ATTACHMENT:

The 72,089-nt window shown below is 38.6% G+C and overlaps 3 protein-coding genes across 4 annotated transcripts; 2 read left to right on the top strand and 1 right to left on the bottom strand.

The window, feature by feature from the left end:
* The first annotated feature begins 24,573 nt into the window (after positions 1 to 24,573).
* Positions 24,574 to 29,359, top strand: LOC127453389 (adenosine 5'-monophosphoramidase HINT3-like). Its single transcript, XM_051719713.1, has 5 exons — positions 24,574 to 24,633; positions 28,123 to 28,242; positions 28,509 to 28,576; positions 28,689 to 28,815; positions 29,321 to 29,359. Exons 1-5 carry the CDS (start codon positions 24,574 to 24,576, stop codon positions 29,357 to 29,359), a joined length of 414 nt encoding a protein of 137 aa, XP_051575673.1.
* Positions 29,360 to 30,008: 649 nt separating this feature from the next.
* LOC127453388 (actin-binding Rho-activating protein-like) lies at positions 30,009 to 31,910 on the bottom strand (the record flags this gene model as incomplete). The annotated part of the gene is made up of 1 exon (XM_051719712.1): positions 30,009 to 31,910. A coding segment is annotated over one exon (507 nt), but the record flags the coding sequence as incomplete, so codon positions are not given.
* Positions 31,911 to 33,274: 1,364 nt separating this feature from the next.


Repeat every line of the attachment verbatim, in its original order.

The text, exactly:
The 72,089-nt window shown below is 38.6% G+C and overlaps 3 protein-coding genes across 4 annotated transcripts; 2 read left to right on the top strand and 1 right to left on the bottom strand.

The window, feature by feature from the left end:
* The first annotated feature begins 24,573 nt into the window (after positions 1 to 24,573).
* Positions 24,574 to 29,359, top strand: LOC127453389 (adenosine 5'-monophosphoramidase HINT3-like). Its single transcript, XM_051719713.1, has 5 exons — positions 24,574 to 24,633; positions 28,123 to 28,242; positions 28,509 to 28,576; positions 28,689 to 28,815; positions 29,321 to 29,359. Exons 1-5 carry the CDS (start codon positions 24,574 to 24,576, stop codon positions 29,357 to 29,359), a joined length of 414 nt encoding a protein of 137 aa, XP_051575673.1.
* Positions 29,360 to 30,008: 649 nt separating this feature from the next.
* LOC127453388 (actin-binding Rho-activating protein-like) lies at positions 30,009 to 31,910 on the bottom strand (the record flags this gene model as incomplete). The annotated part of the gene is made up of 1 exon (XM_051719712.1): positions 30,009 to 31,910. A coding segment is annotated over one exon (507 nt), but the record flags the coding sequence as incomplete, so codon positions are not given.
* Positions 31,911 to 33,274: 1,364 nt separating this feature from the next.